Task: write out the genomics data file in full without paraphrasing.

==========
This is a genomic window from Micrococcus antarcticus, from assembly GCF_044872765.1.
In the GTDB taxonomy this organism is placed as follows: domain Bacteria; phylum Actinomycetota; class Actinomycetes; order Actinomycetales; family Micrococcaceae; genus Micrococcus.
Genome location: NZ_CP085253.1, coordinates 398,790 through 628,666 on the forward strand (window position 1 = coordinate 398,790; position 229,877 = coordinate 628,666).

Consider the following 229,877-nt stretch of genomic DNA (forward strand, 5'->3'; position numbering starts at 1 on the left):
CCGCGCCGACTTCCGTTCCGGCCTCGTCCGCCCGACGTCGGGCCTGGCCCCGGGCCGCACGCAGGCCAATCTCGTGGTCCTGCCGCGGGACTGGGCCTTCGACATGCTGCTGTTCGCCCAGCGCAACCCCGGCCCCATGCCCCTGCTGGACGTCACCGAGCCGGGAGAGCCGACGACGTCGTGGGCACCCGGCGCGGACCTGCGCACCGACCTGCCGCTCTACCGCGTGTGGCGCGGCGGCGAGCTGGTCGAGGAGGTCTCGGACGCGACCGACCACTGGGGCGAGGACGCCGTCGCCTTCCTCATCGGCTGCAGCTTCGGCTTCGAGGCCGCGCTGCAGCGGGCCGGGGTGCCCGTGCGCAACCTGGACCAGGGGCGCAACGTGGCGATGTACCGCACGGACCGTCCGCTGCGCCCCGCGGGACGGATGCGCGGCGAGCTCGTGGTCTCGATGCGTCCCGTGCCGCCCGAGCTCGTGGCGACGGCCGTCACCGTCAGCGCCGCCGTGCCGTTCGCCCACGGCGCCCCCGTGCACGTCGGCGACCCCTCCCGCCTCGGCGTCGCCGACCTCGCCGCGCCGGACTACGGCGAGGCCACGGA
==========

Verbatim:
This is a genomic window from Micrococcus antarcticus, from assembly GCF_044872765.1.
In the GTDB taxonomy this organism is placed as follows: domain Bacteria; phylum Actinomycetota; class Actinomycetes; order Actinomycetales; family Micrococcaceae; genus Micrococcus.
Genome location: NZ_CP085253.1, coordinates 398,790 through 628,666 on the forward strand (window position 1 = coordinate 398,790; position 229,877 = coordinate 628,666).

Consider the following 229,877-nt stretch of genomic DNA (forward strand, 5'->3'; position numbering starts at 1 on the left):
CCGCGCCGACTTCCGTTCCGGCCTCGTCCGCCCGACGTCGGGCCTGGCCCCGGGCCGCACGCAGGCCAATCTCGTGGTCCTGCCGCGGGACTGGGCCTTCGACATGCTGCTGTTCGCCCAGCGCAACCCCGGCCCCATGCCCCTGCTGGACGTCACCGAGCCGGGAGAGCCGACGACGTCGTGGGCACCCGGCGCGGACCTGCGCACCGACCTGCCGCTCTACCGCGTGTGGCGCGGCGGCGAGCTGGTCGAGGAGGTCTCGGACGCGACCGACCACTGGGGCGAGGACGCCGTCGCCTTCCTCATCGGCTGCAGCTTCGGCTTCGAGGCCGCGCTGCAGCGGGCCGGGGTGCCCGTGCGCAACCTGGACCAGGGGCGCAACGTGGCGATGTACCGCACGGACCGTCCGCTGCGCCCCGCGGGACGGATGCGCGGCGAGCTCGTGGTCTCGATGCGTCCCGTGCCGCCCGAGCTCGTGGCGACGGCCGTCACCGTCAGCGCCGCCGTGCCGTTCGCCCACGGCGCCCCCGTGCACGTCGGCGACCCCTCCCGCCTCGGCGTCGCCGACCTCGCCGCGCCGGACTACGGCGAGGCCACGGA